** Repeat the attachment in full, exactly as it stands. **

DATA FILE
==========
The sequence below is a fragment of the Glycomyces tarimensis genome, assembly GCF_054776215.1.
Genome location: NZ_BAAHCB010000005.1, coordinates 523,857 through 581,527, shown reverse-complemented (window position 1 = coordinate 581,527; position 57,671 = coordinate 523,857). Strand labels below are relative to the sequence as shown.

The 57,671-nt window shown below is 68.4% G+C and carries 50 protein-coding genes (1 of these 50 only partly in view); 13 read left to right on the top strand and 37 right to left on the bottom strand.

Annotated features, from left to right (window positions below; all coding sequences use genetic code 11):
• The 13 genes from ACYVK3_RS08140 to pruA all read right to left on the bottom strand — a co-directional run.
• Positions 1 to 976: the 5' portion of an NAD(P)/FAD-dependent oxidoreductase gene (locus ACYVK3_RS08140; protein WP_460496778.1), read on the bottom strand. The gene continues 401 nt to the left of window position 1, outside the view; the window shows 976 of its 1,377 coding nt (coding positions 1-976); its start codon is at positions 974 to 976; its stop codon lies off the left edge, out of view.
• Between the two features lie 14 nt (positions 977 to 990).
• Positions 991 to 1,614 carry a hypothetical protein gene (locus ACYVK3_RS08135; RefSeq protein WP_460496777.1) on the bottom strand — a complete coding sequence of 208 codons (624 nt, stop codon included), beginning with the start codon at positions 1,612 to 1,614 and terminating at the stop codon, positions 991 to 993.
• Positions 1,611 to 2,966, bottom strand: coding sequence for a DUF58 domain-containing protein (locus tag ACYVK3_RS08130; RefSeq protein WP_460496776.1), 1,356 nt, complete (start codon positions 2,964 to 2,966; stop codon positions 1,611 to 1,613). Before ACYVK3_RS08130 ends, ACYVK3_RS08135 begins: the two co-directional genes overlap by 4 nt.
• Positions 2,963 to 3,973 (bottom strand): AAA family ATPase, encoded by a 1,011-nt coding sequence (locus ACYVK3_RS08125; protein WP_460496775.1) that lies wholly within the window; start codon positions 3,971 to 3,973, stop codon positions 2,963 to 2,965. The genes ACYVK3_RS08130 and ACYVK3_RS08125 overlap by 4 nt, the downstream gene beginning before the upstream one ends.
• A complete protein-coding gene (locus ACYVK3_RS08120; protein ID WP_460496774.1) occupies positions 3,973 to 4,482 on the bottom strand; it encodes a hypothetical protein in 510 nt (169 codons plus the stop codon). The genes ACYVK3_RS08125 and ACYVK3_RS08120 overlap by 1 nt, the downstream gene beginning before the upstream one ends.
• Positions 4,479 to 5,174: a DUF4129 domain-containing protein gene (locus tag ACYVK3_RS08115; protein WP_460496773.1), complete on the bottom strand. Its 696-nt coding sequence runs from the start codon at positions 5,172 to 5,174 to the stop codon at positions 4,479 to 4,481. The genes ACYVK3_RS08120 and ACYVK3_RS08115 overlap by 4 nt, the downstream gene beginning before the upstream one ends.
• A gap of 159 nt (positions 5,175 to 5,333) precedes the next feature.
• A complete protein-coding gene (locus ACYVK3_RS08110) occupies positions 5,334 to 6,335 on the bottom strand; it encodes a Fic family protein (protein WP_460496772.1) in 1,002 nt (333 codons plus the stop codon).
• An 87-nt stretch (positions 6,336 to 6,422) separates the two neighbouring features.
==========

The sequence below is a fragment of the Glycomyces tarimensis genome, assembly GCF_054776215.1.
Genome location: NZ_BAAHCB010000005.1, coordinates 523,857 through 581,527, shown reverse-complemented (window position 1 = coordinate 581,527; position 57,671 = coordinate 523,857). Strand labels below are relative to the sequence as shown.

The 57,671-nt window shown below is 68.4% G+C and carries 50 protein-coding genes (1 of these 50 only partly in view); 13 read left to right on the top strand and 37 right to left on the bottom strand.

Annotated features, from left to right (window positions below; all coding sequences use genetic code 11):
• The 13 genes from ACYVK3_RS08140 to pruA all read right to left on the bottom strand — a co-directional run.
• Positions 1 to 976: the 5' portion of an NAD(P)/FAD-dependent oxidoreductase gene (locus ACYVK3_RS08140; protein WP_460496778.1), read on the bottom strand. The gene continues 401 nt to the left of window position 1, outside the view; the window shows 976 of its 1,377 coding nt (coding positions 1-976); its start codon is at positions 974 to 976; its stop codon lies off the left edge, out of view.
• Between the two features lie 14 nt (positions 977 to 990).
• Positions 991 to 1,614 carry a hypothetical protein gene (locus ACYVK3_RS08135; RefSeq protein WP_460496777.1) on the bottom strand — a complete coding sequence of 208 codons (624 nt, stop codon included), beginning with the start codon at positions 1,612 to 1,614 and terminating at the stop codon, positions 991 to 993.
• Positions 1,611 to 2,966, bottom strand: coding sequence for a DUF58 domain-containing protein (locus tag ACYVK3_RS08130; RefSeq protein WP_460496776.1), 1,356 nt, complete (start codon positions 2,964 to 2,966; stop codon positions 1,611 to 1,613). Before ACYVK3_RS08130 ends, ACYVK3_RS08135 begins: the two co-directional genes overlap by 4 nt.
• Positions 2,963 to 3,973 (bottom strand): AAA family ATPase, encoded by a 1,011-nt coding sequence (locus ACYVK3_RS08125; protein WP_460496775.1) that lies wholly within the window; start codon positions 3,971 to 3,973, stop codon positions 2,963 to 2,965. The genes ACYVK3_RS08130 and ACYVK3_RS08125 overlap by 4 nt, the downstream gene beginning before the upstream one ends.
• A complete protein-coding gene (locus ACYVK3_RS08120; protein ID WP_460496774.1) occupies positions 3,973 to 4,482 on the bottom strand; it encodes a hypothetical protein in 510 nt (169 codons plus the stop codon). The genes ACYVK3_RS08125 and ACYVK3_RS08120 overlap by 1 nt, the downstream gene beginning before the upstream one ends.
• Positions 4,479 to 5,174: a DUF4129 domain-containing protein gene (locus tag ACYVK3_RS08115; protein WP_460496773.1), complete on the bottom strand. Its 696-nt coding sequence runs from the start codon at positions 5,172 to 5,174 to the stop codon at positions 4,479 to 4,481. The genes ACYVK3_RS08120 and ACYVK3_RS08115 overlap by 4 nt, the downstream gene beginning before the upstream one ends.
• A gap of 159 nt (positions 5,175 to 5,333) precedes the next feature.
• A complete protein-coding gene (locus ACYVK3_RS08110) occupies positions 5,334 to 6,335 on the bottom strand; it encodes a Fic family protein (protein WP_460496772.1) in 1,002 nt (333 codons plus the stop codon).
• An 87-nt stretch (positions 6,336 to 6,422) separates the two neighbouring features.